In this week’s spotlight I would like to discuss the American Dream. Webster defines the American Dream this way, “The ideal that every US citizen should have an equal opportunity to achieve success and prosperity through hard work, determination, and initiative.”
Owning Your Own Business
This ambitious statement is often trivialized with idioms of baseball and apple pie. That said, if we take a moment to think about the true meaning, “that every US citizen should have an equal opportunity to achieve success and prosperity through hard work, determination, and initiative,” then we can quickly understand why so many Americans own their own business. Indeed, “the most recent census report Survey of Business Owners estimated the number of business owners as 20.4 million in 2007.” 1
The fact is, according to a poll, “Given a choice of starting their own business or working for someone else, 57% of Americans would opt for the former, while 40% would choose to work for someone else. Among people who are actually employed, the margin in favor of being their own boss is even greater — 61% to 38% . . . This preference is especially characteristic of young people. By a margin of 72% to 27%, they would prefer to start their own business rather than work for someone else.” 2
With ambition this high, you would think that more young people would be studying finances, but most US high school students never have to take a personal finance class.3 Why is that? Is this something that’s supposed to fall to the responsibility of the parent?
With interest rates low and credit easily available, many people find themselves seeing red. The numbers are revealing, “According to recent data compiled by the Federal Reserve Bank of New York, total credit card balances amounted to $784 billion in the second quarter of 2017 — a $20 billion increase from the previous quarter.” 4
Is there a disconnect here, perhaps even a form of cognitive dissonance, in that so many people wish to own their own business and yet their money management skills appear sorely lacking.
Now this commentary until now says nothing about the social welfare programs that somehow are becoming more a part of the American Dream. Webster may need to redefine what the American Dream and add in free health care, free college education, free money every month, etc.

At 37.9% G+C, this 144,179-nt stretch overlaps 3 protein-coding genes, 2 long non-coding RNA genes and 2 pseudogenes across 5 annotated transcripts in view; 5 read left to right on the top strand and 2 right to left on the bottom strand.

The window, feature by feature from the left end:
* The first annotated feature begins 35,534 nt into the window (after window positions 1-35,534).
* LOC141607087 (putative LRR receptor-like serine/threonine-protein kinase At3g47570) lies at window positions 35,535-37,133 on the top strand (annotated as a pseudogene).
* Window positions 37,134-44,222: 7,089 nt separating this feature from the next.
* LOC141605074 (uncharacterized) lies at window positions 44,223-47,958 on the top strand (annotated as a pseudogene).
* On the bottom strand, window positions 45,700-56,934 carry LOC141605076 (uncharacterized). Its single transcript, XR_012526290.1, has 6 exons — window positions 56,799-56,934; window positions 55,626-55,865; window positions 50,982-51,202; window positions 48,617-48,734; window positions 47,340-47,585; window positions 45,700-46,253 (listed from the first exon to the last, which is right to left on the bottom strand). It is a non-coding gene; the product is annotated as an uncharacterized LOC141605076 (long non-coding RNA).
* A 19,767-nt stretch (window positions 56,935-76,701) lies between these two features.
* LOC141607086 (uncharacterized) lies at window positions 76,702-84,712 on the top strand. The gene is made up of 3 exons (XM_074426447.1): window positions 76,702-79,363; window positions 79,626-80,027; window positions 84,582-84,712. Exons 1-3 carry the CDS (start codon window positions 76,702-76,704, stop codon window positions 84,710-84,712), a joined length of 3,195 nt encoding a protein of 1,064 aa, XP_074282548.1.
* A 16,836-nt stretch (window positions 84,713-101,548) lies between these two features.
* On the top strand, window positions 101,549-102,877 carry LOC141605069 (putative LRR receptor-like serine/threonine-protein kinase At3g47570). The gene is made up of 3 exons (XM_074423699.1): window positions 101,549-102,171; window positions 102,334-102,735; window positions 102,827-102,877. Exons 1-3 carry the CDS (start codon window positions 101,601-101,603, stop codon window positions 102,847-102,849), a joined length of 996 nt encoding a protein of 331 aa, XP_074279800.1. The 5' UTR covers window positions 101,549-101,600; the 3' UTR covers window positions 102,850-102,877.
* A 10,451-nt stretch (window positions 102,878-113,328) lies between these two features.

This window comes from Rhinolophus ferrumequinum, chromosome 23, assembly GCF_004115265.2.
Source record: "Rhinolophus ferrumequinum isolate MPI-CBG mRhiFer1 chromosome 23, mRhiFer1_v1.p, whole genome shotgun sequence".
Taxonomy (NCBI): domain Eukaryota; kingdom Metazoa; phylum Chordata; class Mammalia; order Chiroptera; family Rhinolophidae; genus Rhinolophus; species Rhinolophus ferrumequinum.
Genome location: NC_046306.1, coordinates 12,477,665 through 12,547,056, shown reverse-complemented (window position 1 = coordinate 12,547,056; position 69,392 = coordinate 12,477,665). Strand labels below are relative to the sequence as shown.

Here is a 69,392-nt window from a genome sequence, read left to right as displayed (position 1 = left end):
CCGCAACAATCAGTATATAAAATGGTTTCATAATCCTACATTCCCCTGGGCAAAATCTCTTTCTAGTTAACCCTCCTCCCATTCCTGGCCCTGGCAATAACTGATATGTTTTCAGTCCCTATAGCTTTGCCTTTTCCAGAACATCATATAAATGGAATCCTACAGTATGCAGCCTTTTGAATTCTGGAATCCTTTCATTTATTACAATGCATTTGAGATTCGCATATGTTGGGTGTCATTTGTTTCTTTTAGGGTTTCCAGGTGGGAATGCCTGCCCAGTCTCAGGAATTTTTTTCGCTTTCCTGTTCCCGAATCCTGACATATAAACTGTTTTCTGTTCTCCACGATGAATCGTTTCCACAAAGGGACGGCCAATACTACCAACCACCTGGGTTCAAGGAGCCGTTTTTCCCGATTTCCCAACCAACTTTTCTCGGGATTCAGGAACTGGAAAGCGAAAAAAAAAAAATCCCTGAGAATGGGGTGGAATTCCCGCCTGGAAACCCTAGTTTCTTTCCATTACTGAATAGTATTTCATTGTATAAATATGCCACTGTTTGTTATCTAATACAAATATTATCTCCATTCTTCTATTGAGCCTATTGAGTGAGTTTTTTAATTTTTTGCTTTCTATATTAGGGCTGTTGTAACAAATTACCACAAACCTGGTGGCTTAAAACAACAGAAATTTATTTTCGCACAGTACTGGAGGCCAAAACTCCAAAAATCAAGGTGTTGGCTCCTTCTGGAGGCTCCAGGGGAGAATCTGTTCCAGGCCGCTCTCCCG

Perhaps I’m a dinosaur of sorts in that I believe in the original American Dream. That said, I am also aware of the rate at which new businesses fail. Rand Paul recently repeated an old number, 90% of the businesses started fail within ten years. The actual hard numbers are “20% of small businesses fail in their first year, 30% of small business fail in their second year, and 50% of small businesses fail after five years in business. Finally, 30% of small business owners fail in their 10th year in business.” 5
There’s much more to business than the financial side of matters, but without the knowledge necessary to succeed, together with the tenacity and what Webster calls, “hard work, determination, and initiative,” the business will be undervalued and/or fail.
It’s time we taught more about business and finance in our public schools in order to better prepare people to succeed! It’s also time we renewed our appreciation for hard work and actively encouraged it. I want to see people truly live out their own American Dream and succeed and prosper! My thoughts anyway, what are yours?
- Fiedler, K. 2015. “90% of American Workers Don’t Own Their Own business, Rick Santorum Says.” Politifact. April 13, 2015.
- Moore, D. 2005. “Majority of Americans Want to Start Own Business.” Gallup. April 12, 2005.
- Desjardins, J. 2017. “Most US High School Students Never Have to Take a Personal Finance Class.” Business Insider. October 2, 2017.
- Staff. 2018. “The Average U.S. Household Debt Continues to Rise.” Credit Karma. July 24, 2018.
- McIntyre, G. “What is the Small Business Failure Rate?” Fundera. June 22, 2018.